A $2 Million Meal…With a Side Order of BlingJuly 14, 16
Forbes.com (and several other regular and industry news outlets) ran a story this week about a once-in-a-lifetime offer from World of Diamonds. The company has fashioned a platinum ring plated with rose gold, which features a 2.08-carat cushion-cut Fancy Vivid Blue Diamond, named “The Jane Seymour,” after the British-born Bond girl. The experience that comes with purchasing the ring would be reminiscent of one of the fictitious spy’s missions – taking in helicopter rides, fine wine and exceptional cuisine (presumably power-hungry, psychopathic and evil villains may be an optional extra).
The ring was made in honor of Seymour’s appearance in The Vortex; a play in three acts that was produced by the British Theatre Playhouse of Singapore, and also sought to celebrate her achievements in the film industry. The actress wore the ring at a private dinner in Singapore earlier in the year, after which, it was showcased around different private events around the country – until now – when a respectable buyer is being sought.
World of Diamonds Group director Karan Tilani said that the company had never intended to sell it, and that the celebrity of the ring makes it priceless (well, nearly). However, the company would be willing to sell the ring, if a connoisseur – most likely Asian given the recent sales of super-expensive colored diamonds – and who will truly appreciate the piece, comes forward.
Blue diamonds of this quality are notorious at auctions for the per carat price they can command – with ones of this size fetching as much as $1 million per carat – which would make this ring worth around $2 million. And if we are always looking for the story behind a diamond, then despite the over-the-top nature of its presentation, the owner of “The Jane Seymour” will definitely have a tale to tell. But I wonder if all the additional fluff will detract from the ring itself.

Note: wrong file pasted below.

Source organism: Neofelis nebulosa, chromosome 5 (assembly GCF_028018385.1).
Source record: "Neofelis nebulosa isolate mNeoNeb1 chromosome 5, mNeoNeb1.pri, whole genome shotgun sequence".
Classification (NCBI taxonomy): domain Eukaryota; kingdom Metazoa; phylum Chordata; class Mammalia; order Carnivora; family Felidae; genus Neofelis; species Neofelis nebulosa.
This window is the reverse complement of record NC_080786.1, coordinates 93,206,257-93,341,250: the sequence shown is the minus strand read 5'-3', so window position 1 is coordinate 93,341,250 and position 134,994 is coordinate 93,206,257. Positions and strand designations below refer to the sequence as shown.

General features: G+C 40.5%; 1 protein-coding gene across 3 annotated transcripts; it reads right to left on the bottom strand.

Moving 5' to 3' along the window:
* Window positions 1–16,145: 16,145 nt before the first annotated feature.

In terms of pure numbers, the ring will be presented at the end of an 8-hour extravaganza (and bear in mind that this whole process will just be for two people), according to a report on Forbes.com.
A 45-minute helicopter ride over Singapore followed by a chauffeur-driven Rolls Royce drive and a private luxury cruise. The couple will then be whisked to Ce’ La Vi, on the rooftop of the Marina Bay Sands Hotel, where 10,000 (yes, you read that correctly, 10,000) fresh roses will no doubt be artfully scattered around the diners. Eighteen courses, including New Zealand langoustine and air-flown Alaska wild salmon (eaten using diamond-studded chopsticks that will later be engraved with the diners’ names) and bottles of vintage wine and champagnes later, the ring will be presented, along with cognac and a background of an extravagant firework display. A bargain, I’m sure we can all agree!
World of Diamonds will be keeping a very tight rein on who or more likely, who will not be permitted to purchase the ring/experience. Factors affecting the ring’s sale include how influential the buyer is, their affinity for blue diamonds, and how he or she plans to flaunt/display “The Jane Seymour.”
I feel quite torn about the outrageousness of this ring-buying experience. There is a side of me that thinks it’s all just too much, an expression of extravagance that maybe does not befit more straitened and austere times. At a time when many, but by no means all, High Net Worth Individuals (HNWIs) are making a deliberate attempt to limit their conspicuous consumption, this is its antithesis.
The other part of me, however, thinks that yes, it is a fabulous ring and it was made to honor a timeless award-winning actress (an Emmy, two Golden Globes and a star on the Hollywood Walk of Fame are not to be sniffed at). That same part of me is impressed that World of Diamonds would possibly think to go to such playful extremes to present the ring (and maybe that says as much about the limits of my own imagination and the kind of world I inhabit). Is the excess excessive, or is it so kitschy that it manages to keep the right side of tasteful? And everyone is talking and writing about it, so the adage about no publicity being bad publicity would seem to ring true.